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Bee Cause Project
Observation Hive
Karl von Frisch (The Dance Language and Orientation of Bees, 1967)
Megan’s Book Recommendation: Bees: A Honeyed History (Piotr Socha, 2017), Honey Bee Democracy (Tom Seeley)
Megan’s Tool Recommendation: Campus habitat
Megan’s Favorite Pollinator: Monarch Butterfly

What happened in 2019 when it came to Apiculture? We visit the Apiculture unit at Alberta Agriculture and Forestry in Lethbridge to find out. Hear about highlights from Apimonida, the introduction of an Asian giant hornet in Washington and BC and problems beekeepers have been having with European foulbrood. We are joined by Shelley Hoover, Jeff Kearns and Lynae Ovinge.

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Links:

Apimondia 2019
Gene Robinson Lab
Varroa destructor feeds primarily on honey bee fat body tissue and not hemolymph (Ramsey et al., PNAS, 2019)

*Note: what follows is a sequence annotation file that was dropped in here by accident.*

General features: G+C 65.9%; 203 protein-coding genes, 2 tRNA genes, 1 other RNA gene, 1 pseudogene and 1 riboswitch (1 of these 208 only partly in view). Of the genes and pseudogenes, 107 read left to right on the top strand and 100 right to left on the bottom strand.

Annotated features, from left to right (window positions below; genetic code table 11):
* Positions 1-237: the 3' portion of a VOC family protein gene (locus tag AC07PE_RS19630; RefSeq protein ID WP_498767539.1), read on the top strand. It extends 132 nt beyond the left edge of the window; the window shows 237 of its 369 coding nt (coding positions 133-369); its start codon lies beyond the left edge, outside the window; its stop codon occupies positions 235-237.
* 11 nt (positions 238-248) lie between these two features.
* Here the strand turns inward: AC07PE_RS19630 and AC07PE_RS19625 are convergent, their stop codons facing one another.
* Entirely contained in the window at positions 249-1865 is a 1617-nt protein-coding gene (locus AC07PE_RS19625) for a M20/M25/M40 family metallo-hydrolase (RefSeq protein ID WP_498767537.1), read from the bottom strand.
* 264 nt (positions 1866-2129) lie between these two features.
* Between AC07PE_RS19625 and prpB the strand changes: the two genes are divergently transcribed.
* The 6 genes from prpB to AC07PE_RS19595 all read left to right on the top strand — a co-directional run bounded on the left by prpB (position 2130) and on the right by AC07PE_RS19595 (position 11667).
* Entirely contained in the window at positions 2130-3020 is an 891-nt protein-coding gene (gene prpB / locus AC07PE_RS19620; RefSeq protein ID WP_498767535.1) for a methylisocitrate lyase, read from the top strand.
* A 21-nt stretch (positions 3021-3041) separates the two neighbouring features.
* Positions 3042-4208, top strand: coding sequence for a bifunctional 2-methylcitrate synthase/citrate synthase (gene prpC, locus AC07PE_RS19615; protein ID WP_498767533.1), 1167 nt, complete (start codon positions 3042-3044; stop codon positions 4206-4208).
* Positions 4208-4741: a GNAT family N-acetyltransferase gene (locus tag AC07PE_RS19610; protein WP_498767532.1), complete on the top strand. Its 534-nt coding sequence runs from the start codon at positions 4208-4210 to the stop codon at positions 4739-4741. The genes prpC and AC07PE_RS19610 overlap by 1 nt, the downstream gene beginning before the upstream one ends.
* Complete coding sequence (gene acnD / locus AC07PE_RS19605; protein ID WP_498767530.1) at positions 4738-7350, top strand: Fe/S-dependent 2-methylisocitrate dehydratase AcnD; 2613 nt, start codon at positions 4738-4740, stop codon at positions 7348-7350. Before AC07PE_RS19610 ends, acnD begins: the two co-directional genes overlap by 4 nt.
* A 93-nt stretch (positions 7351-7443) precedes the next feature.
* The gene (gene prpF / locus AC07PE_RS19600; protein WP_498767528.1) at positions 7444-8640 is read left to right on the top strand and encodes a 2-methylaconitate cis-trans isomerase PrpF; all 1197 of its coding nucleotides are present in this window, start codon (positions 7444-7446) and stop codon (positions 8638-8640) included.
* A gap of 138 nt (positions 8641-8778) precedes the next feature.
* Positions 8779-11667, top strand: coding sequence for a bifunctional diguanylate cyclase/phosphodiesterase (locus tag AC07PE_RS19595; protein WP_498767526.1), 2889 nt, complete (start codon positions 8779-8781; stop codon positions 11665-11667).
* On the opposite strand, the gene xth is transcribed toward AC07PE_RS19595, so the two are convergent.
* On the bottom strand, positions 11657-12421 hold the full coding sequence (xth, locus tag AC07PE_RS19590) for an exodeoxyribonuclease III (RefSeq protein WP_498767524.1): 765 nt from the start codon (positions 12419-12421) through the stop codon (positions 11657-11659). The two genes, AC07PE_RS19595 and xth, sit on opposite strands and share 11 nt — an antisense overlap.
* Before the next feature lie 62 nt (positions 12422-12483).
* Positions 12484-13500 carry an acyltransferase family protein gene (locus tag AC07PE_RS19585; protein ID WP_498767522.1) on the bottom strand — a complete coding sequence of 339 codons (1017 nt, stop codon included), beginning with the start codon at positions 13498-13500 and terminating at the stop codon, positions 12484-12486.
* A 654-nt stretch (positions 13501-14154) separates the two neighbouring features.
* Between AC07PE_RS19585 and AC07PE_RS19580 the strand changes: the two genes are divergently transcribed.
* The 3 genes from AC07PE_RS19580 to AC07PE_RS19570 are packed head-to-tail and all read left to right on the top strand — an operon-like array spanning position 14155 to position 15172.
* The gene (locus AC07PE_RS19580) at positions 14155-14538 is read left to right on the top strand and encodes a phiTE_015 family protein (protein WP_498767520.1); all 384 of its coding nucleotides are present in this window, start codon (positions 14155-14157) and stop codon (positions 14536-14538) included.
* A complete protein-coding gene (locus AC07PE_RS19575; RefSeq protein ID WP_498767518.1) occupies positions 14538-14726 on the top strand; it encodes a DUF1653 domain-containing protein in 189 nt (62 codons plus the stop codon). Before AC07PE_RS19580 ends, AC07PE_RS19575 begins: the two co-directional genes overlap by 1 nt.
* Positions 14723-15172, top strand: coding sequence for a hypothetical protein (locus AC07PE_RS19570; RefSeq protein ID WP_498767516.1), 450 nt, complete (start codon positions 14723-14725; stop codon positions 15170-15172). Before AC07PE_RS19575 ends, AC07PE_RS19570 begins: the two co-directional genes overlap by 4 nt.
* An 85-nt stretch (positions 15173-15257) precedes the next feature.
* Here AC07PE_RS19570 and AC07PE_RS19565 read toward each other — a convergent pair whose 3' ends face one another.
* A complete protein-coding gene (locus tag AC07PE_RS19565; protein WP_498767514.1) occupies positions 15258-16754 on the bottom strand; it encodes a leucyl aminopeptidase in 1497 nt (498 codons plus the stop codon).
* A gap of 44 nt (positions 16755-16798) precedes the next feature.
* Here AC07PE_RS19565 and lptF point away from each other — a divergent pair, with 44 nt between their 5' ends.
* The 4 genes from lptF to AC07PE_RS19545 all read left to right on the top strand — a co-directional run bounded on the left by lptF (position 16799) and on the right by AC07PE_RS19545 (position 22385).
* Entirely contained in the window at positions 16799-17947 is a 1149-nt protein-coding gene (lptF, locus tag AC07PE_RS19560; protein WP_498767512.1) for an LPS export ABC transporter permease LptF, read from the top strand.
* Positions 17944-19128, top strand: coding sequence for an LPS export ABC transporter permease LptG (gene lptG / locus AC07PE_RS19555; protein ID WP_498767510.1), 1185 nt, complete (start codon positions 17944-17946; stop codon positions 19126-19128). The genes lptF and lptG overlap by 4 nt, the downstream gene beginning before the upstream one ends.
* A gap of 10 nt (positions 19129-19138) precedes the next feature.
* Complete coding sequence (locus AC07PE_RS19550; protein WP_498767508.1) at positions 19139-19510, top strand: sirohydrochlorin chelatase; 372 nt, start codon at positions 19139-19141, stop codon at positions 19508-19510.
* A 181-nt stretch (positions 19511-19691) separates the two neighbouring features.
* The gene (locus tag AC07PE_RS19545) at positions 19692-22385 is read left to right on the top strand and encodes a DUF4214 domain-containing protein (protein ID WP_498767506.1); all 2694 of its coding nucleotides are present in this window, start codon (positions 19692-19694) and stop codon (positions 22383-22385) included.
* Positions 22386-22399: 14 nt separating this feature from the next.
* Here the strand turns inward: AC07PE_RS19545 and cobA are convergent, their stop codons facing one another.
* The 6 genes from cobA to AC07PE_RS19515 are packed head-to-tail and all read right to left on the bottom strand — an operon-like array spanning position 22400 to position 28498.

Honey adulteration
Giant Asian Hornet Alert (Washington State Department of Agriculture)

People living in cities are confronted by a range of pest problems, some of which impact pollinator health. This week we hear about an initiative to make science-based information on managing these pests clearer, more intuitive and easy to find. 

Solve Pest Problems is an initiative under development at Oregon State University Extension to develop an educational resource in both English and Spanish for the general public on pest management. The initiative is led by Weston Miller, who is also guest this week. Since 2007, Weston has provided effective management and leadership for the Master Gardener (MG) program in Clackamas, Multnomah, and Washington counties. The MG program includes training over 175 volunteers per year in the process of Integrated Pest Management (IPM) to help answer over 60,000 questions from the general public annually. This outreach program includes teaching MG volunteers to use existing IPM resources from OSU and other credible sources. Weston enjoys gardening and hiking with his family in SW Portland.